What silkscreen? I didn't even pay attention. I just plugged everything in the way I always do. So I did connect the speaker cables wrong! Why is this amp different? Like any Tripath amp, the Mouse has minimal input/output amenities: one pair of RCA line inputs, two pairs of speaker binding posts and a coaxial DC power input. But the binding post colors match the input jacks, meaning L signal input and L channel speaker (+ and -) are all white, R signal input and R channel speaker (+ and -) are red. And they are aligned horizontally. Actually, that makes a lot of sense. But so often, wrong is right. It takes a thinker to challenge conventions and stop habitual practice.

One other minor detail shows that the Mouse is not a follower: the power on/off button is located on the front panel. You can't argue that certain things were better the old-fashioned way. When a tiny Tripath amp is put inside the rack, reaching around for that little switch could require some yoga skills. When the Mouse's power button is depressed, four LEDs light up in sequence from top to bottom: red, red, yellow, blue, signifying peak, fault, temp and power. The top two light up for only a short duration during the initial power-up test protocol. Only the bottom blue LED illuminates throughout normal operation. I presume the other three will light up in case the circuit detects the onset of clipping, excessive output current or overvoltage/undervoltage and unhealthy internal heat exceeding 130°C. I'm happy to report that I haven't seen the yellow light during my hundreds of hours of auditions. The little box gets just mildly warm at all times. In fact, such protective circuits are already built into every Tripath chip. This is the first time I've seen them manifested in visual form. Unlike the other class T amps I've encountered, the LEDs on the Mouse never blind your eyes with Star Wars laser-gun intensity.

Cosmetically, the functional aluminum box is all Spartan simplicity. At first glance, it looks almost like the Diva control box of the WLM loudspeakers. That's befuddling but I can reassure myself that WLM and Winsome Labs Mouse are entirely unrelated. So why call it the Mouse? Because of size? Because it has the power to make elephants tremble? Whatever you want to read into that, it's a far more memorable and unique name than alphabet soups and numerals. Weighing 16 ounces and measuring 4.25" x 2.25" x 5" excluding connectors and control, the Mouse is one of the smallest, lightest class T amps yet yields the biggest output per cubic inch: 30/45wpc at 8/4 ohms to be exact. It is available in four versions: DIY kits with either Panasonic or Alps Blue Velvet volume control ($319/$349) or fully assembled amps with either Panasonic or Alps volume control ($369/$399). The pair Jay sent was the fully assembled Alps version. I am not qualified to report on the DIY kits but just to cover them briefly, I asked Jay to send me pictures of the kits and the assembly manual which is very detailed and looks like fun. (Actually, after going through the 9-page step-by-step manual, I'm confident that even I could handle the build.) Basically, the kit has all of the surface-mount components preassembled. The builder is required to solder the through-hole components, wind the output coils and perform the mechanical assembly. If you order a kit and later change your mind, you can send the unassembled kit back and have it assembled for a very reasonable fee. You'll find details on the Winsome Labs website.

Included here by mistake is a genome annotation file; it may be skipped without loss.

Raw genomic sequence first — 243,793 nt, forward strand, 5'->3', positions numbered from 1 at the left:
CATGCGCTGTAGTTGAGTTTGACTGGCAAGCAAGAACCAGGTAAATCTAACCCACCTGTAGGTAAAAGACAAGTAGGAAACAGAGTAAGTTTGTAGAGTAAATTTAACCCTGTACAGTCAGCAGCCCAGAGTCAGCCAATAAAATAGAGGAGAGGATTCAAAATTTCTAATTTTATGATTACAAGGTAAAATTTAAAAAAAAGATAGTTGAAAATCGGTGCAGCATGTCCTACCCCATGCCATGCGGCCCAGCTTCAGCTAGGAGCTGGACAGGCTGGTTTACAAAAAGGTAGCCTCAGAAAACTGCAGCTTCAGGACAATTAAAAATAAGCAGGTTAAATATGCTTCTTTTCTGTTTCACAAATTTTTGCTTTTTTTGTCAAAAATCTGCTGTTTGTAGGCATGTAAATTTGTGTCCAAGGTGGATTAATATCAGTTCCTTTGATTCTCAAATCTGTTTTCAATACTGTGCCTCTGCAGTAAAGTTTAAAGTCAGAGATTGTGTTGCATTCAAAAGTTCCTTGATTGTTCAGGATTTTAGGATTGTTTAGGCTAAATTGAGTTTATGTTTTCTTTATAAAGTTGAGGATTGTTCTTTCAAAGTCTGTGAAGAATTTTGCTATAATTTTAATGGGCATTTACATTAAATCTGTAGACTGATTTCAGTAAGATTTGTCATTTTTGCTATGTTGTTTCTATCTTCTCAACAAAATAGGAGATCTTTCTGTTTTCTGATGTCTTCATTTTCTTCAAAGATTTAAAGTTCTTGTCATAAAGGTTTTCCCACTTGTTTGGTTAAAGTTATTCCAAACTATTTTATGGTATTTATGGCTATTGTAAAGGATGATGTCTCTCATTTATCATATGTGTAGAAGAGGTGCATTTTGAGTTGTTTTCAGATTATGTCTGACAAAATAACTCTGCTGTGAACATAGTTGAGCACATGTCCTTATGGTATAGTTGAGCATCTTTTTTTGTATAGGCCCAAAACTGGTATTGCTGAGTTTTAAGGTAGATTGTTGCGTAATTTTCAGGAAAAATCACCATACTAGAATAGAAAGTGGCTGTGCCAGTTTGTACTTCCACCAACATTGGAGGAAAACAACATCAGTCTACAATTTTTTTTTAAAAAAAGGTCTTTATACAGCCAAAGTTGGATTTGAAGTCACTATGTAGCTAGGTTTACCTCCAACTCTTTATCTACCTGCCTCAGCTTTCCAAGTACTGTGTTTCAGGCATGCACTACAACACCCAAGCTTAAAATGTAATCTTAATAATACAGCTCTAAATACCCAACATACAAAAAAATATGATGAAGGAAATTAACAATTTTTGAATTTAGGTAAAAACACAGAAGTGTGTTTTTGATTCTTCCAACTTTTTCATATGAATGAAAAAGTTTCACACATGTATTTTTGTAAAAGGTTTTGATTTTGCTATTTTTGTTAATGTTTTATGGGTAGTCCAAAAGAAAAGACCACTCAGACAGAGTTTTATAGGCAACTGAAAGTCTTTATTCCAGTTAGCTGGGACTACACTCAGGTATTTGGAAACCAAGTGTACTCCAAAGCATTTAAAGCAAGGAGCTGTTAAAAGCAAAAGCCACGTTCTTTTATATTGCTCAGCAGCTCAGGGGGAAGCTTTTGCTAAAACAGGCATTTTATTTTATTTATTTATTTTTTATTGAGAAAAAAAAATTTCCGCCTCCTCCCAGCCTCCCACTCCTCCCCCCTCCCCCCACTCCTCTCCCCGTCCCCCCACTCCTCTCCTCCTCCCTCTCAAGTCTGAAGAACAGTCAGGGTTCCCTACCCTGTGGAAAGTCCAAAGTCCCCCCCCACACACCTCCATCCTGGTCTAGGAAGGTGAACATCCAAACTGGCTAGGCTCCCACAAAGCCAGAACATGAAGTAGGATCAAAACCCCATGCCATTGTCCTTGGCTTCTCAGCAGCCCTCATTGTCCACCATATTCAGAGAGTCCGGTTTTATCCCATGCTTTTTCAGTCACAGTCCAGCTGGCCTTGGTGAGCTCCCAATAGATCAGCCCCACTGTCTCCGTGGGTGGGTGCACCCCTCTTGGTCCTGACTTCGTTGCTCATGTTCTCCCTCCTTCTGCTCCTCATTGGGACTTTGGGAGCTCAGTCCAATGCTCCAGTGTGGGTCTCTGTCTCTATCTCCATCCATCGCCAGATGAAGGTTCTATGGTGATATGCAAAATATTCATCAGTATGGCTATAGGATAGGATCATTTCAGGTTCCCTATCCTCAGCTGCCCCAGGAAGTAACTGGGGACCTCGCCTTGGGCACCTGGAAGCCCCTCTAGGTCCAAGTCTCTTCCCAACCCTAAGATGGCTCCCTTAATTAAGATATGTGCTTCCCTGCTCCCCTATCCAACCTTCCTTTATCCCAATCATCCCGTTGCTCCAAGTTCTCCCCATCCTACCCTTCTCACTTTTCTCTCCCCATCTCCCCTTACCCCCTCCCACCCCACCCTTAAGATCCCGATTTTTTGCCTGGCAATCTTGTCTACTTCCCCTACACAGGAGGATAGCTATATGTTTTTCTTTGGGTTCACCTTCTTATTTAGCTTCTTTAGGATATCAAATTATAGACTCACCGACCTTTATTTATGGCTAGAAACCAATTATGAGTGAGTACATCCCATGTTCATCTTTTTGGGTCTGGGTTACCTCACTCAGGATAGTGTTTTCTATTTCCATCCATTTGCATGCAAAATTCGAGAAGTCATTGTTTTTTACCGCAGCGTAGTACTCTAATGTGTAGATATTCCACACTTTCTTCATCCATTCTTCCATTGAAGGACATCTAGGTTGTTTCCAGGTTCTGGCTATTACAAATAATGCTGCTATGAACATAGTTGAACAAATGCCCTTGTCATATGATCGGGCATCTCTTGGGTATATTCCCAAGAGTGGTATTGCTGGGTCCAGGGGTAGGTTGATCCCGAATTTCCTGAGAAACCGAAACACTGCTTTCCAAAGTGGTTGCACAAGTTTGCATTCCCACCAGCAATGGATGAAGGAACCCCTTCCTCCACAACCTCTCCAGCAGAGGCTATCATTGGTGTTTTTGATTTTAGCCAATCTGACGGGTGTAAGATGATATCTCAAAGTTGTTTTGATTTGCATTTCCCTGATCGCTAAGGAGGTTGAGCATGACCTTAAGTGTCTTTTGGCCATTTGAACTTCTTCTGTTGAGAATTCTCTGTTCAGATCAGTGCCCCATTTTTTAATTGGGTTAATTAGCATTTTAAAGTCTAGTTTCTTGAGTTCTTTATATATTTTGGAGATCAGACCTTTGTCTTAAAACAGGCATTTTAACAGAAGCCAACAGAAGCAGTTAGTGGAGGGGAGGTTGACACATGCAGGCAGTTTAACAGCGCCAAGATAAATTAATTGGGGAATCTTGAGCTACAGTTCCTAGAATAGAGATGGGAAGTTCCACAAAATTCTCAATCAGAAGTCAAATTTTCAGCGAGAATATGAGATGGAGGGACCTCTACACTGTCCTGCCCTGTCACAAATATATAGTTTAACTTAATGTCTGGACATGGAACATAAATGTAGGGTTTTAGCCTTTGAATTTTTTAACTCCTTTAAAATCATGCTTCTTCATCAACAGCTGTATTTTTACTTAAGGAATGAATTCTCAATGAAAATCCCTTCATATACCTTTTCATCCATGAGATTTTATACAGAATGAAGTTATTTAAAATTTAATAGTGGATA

Once I sorted out the speaker connections, my first mission was to check the output polarity with my handheld polarity checker and CD. Bless you, Jay, this Tripath amp is the only one I know with correct polarity. As all Tripath chips operate with an inverted input stage, Jay took the trouble to insure that if you wire up your speakers in the proper silk-screened polarity, the output related to the input is non-inverting. A lot of people don't bother with absolute polarity, claiming there's a 50/50 chance the recorded media is inverted and you couldn't hear the difference regardless. My experience tells me otherwise as mentioned in my Trends TA-10 review but I am not going to debate it here. Let me just ask you this: Would you invert polarity knowingly? For now, here's my first thumbs up for the Mouse. But the polarity story doesn't end yet. In a while, I'll let Jay further explain the how and why.